Home and Exile by Chinua Achebe
(The W.E.B. Du Bois Institute Series)

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" Chinua Achebe is Africa's most prominent writer, the author of Things Fall Apart, the best known--and best selling--novel ever to come out of Africa. His fiction and poetry burn with a passionate commitment to political justice, bringing to life not only Africa's troubled encounters with Europe but also the dark side of contemporary African political life. Now, in Home and Exile, Achebe reveals the man behind his powerful work.
Here is an extended exploration of the European impact on African culture, viewed through the most vivid experience available to the author--his own life. It is an extended snapshot of a major writer's childhood, illuminating his roots as an artist. Achebe discusses his English education and the relationship between colonial writers and the European literary tradition. He argues that if colonial writers try to imitate and, indeed, go one better than the Empire, they run the danger of undervaluing their homeland and their own people. Achebe contends that to redress the inequities of global oppression, writers must focus on where they come from, insisting that their value systems are as legitimate as any other. Stories are a real source of power in the world, he concludes, and to imitate the literature of another culture is to give that power away.
Home and Exile is a moving account of an exceptional life. Achebe reveals the inner workings of the human conscience through the predicament of Africa and his own intellectual life. It is a story of the triumph of mind, told in the words of one of this century's most gifted writers. "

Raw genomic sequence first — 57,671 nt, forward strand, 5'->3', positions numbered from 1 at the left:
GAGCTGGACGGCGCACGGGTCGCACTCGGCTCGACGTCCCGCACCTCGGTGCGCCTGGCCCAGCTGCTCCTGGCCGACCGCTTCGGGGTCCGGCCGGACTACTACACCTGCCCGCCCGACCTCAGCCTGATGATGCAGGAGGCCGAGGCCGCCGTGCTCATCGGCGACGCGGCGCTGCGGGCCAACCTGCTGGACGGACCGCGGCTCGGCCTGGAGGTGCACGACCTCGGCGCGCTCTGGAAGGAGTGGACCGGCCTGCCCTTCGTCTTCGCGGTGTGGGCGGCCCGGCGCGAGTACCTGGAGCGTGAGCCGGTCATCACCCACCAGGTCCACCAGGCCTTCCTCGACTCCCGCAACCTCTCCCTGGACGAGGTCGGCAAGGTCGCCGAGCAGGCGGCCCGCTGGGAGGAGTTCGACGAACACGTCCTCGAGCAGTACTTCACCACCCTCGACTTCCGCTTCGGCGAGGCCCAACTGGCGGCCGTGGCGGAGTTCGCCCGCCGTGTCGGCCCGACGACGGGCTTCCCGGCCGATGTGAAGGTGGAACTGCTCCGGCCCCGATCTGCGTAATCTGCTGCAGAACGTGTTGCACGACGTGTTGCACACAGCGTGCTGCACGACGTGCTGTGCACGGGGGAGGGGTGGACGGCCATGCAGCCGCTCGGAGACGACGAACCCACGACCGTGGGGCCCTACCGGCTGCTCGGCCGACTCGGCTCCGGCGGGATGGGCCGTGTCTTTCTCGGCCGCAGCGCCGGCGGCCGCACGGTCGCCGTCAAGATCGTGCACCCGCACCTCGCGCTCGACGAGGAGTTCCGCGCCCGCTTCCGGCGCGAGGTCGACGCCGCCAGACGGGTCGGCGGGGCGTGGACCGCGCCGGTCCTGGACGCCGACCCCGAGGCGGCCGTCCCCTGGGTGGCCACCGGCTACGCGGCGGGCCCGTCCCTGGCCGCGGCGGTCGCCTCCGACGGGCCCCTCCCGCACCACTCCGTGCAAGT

About Chinua Achebe

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Chinua Achebe, the world famous Nigerian novelist and poet, is Charles P. Stevenson Jr. Professor of Languages and Literature at Bard College. The author of Things Fall Apart, Arrow of God, A Man of the People, and Anthills of the Savannah, he lives in Annandale-on-the-Hudson, New York.
Published July 27, 2000 by Oxford Press. 138 pages
Genres: Biographies & Memoirs, History, Political & Social Sciences, Travel, Literature & Fiction. Non-fiction

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when one of those students rose and informed the teacher that “the only moment he had enjoyed in the entire book was when the Nigerian hero, Johnson, was shot to death by his British master,” Achebe realized that he was witnessing the birth of a “landmark rebellion” (one in which Nigerians would ...

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""Until the lions produce their own historian,"" says Achebe, quoting an African proverb of uncertain provenance, ""the story of the hunt will glorify only the hunter."" With characteristic ease and economy, he traces the long African tradition of asserting the worth of the individual, born of Ig...

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